Winter Storm’s Effects Has Long Tail; Peel

A major winter storm disrupted Thanksgiving travel last week and will have a variety of effects for some time, said Derrell Peel, Oklahoma State University agricultural economist, in a letter to Extension agents called Cow/Calf Corner.

The latest snow and cold hampered an already difficult crop harvest.  Though frozen conditions may increase access to muddy fields, deep snow in some areas will add delays to corn harvest and may further affect crop quality.

On Nov. 25, 84% of the corn harvest was completed, well behind the average of 96% for the date.  Corn harvest was 68% complete in South Dakota, 57% in Wisconsin, 56% in Michigan and just 30% in North Dakota.  Many of these areas were hit by significant snow and blizzard conditions in this latest storm.




Winter weather often affects cattle production, reducing production and increasing costs for ranches and feedlots.  Severe weather inevitably means management challenges and higher costs for producers but may also have market effects if poor conditions are widespread enough.

The latest blast of winter weather affected a wide swath of cattle feedlots from Colorado, across parts of Nebraska and the Dakotas, part of Iowa and across Minnesota.  It looks like the major cattle feeding areas in Kansas and Texas missed the bulk of this storm, however.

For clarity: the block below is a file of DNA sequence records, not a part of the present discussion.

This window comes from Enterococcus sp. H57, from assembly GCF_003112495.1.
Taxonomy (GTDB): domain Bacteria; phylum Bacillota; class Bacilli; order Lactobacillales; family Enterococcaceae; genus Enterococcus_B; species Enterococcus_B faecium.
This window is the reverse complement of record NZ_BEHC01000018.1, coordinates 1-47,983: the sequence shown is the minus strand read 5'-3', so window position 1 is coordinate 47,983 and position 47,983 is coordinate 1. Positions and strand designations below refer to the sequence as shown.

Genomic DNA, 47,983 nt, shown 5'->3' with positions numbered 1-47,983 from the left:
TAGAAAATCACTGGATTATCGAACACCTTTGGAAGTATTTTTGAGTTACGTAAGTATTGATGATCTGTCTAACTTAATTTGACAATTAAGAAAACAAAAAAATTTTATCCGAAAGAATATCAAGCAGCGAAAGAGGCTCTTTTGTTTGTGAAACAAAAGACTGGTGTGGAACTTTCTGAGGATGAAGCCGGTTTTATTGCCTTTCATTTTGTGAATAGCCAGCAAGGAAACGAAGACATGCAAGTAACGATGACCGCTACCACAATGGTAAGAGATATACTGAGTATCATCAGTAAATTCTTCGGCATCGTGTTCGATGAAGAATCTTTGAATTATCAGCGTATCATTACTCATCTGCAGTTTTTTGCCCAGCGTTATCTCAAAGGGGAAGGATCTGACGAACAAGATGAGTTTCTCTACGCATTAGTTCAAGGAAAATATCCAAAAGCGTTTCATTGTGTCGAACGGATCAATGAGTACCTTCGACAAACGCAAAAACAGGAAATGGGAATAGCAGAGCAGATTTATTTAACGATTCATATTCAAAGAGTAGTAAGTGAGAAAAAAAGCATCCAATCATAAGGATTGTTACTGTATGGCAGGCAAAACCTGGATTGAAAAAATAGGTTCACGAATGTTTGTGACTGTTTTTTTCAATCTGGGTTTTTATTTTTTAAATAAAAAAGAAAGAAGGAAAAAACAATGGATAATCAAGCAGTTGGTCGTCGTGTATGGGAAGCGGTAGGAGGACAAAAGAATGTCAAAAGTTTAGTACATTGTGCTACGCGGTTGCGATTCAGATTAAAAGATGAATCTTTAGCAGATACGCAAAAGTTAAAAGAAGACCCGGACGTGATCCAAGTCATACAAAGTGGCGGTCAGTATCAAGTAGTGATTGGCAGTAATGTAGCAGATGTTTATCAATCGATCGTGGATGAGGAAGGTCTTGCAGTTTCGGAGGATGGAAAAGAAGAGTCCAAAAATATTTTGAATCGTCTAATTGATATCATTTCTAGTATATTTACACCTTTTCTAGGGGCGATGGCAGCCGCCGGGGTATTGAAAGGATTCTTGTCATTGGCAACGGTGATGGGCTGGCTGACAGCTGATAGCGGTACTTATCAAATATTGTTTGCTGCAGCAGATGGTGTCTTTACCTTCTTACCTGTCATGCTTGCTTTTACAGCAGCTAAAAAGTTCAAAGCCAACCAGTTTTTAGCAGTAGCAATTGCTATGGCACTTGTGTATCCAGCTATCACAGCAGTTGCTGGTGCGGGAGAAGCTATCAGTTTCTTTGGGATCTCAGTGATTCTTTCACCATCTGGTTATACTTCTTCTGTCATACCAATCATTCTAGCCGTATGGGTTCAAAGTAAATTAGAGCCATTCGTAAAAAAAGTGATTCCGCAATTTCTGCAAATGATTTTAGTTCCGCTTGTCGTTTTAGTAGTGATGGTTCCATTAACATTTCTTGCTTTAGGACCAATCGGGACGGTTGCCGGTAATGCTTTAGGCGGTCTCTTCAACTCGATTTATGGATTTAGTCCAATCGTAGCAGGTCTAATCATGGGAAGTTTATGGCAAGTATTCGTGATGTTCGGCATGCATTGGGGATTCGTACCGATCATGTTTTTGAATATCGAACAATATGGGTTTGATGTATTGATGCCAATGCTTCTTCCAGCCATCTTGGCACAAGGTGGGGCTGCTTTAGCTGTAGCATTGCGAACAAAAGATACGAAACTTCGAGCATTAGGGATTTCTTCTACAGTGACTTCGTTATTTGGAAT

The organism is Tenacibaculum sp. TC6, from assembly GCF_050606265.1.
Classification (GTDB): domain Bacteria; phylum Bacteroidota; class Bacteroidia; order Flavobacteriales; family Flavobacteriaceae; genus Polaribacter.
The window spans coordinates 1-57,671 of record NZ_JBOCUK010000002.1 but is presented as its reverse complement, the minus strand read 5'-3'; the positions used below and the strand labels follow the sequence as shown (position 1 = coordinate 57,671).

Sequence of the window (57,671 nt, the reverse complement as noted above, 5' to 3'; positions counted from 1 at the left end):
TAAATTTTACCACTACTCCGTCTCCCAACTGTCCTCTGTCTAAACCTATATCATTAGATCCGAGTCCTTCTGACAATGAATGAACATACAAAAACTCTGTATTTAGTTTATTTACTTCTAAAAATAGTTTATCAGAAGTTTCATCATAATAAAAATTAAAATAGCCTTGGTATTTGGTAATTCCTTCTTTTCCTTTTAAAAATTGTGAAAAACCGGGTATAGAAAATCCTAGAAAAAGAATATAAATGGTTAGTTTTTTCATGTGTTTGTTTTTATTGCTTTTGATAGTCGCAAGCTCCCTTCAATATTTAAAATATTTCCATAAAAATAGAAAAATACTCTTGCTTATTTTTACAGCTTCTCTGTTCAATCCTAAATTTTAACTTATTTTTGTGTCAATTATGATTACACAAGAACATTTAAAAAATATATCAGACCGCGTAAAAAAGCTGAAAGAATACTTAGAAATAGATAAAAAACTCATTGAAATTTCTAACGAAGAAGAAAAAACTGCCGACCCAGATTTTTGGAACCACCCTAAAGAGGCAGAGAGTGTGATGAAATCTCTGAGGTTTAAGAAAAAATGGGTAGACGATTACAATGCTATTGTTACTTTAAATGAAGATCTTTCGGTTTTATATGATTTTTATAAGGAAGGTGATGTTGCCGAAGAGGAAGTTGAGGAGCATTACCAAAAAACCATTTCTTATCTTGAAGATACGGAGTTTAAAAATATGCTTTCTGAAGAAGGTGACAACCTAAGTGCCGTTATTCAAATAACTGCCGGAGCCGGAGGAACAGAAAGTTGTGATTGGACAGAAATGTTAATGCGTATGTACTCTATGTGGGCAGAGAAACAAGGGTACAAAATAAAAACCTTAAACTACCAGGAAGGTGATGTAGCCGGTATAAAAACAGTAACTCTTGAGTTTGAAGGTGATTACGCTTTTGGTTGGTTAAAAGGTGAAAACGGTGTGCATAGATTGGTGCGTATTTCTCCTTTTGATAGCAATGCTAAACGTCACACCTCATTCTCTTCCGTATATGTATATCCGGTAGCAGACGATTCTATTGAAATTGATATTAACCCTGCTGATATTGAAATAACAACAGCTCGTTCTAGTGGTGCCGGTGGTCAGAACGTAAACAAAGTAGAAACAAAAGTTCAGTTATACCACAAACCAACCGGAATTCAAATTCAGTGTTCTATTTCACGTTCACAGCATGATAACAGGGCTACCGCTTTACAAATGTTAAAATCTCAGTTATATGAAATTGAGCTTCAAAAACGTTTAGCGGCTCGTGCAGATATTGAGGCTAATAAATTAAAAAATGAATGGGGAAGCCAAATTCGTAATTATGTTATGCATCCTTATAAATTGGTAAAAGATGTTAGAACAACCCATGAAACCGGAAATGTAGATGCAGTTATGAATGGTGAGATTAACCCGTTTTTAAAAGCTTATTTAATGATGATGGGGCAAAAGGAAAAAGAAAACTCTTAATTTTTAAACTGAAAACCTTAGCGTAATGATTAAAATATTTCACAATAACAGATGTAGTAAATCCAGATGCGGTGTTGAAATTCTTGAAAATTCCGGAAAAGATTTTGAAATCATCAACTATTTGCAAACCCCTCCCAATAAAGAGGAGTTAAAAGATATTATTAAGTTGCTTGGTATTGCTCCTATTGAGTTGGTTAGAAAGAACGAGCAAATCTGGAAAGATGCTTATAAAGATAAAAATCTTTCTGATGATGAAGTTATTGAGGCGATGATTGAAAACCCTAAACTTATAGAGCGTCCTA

While this storm may not be widespread enough to cause noticeable fed cattle market reactions, the storm may delay cattle finishing and disrupt slaughter flows in some regions and may help ensure that the seasonal peak is in for carcass weights.  Steer and heifer carcass weights pushed above year-ago levels the past few weeks with the latest steer carcass weights at 912 pounds compared with 900 pounds last year, and heifer carcasses, at 841 pounds, were up from 836 pounds a year ago on the same date.

However, for the year to date, steer carcass weights were down 3.3 pounds and heifer carcasses were down 4.4 pounds.  An early storm like this may set the stage for a long period of feedlot production challenges with effects persisting and accumulating through the winter.




Winter weather also often affects the demand side of the cattle market.  Winter storms may disrupt transportation and the flow of perishable products to markets.

Though people continue to eat during storms, travel and business disruptions often reduce restaurant traffic and power disruptions may reduce meat demand as consumers hunker down and get through the storm with minimal cooking and more use of prepared and ready-to-eat products.

For cattle and beef markets, winter weather may have negative effects on supply and demand depending on the location, severity and size of storm events.  The net effect is uncertain and often is difficult to isolate in aggregate market prices.

However, higher costs, lost production and reduced revenues affect the entire industry from cattle producers to beef retailers.




Cash cattle trading last week occurred at $117 to $120 per cwt on a live basis, up $2 to $3 from the previous week.  Dressed-basis trade was reported at $187 per cwt, up $3 to $7.

The USDA choice cutout Monday was up $0.49 per cwt at $232.61, while select was up $2.64 at $212.98.  The choice/select spread narrowed to $19.63 from $21.78 with 64 loads of fabricated product sold into the spot market.

The CME Feeder Cattle index for the seven days ended Friday was $144.97 per cwt, up $0.35 from the previous day.  This compares with Monday’s Jan contract settlement of $142.15, down $0.12.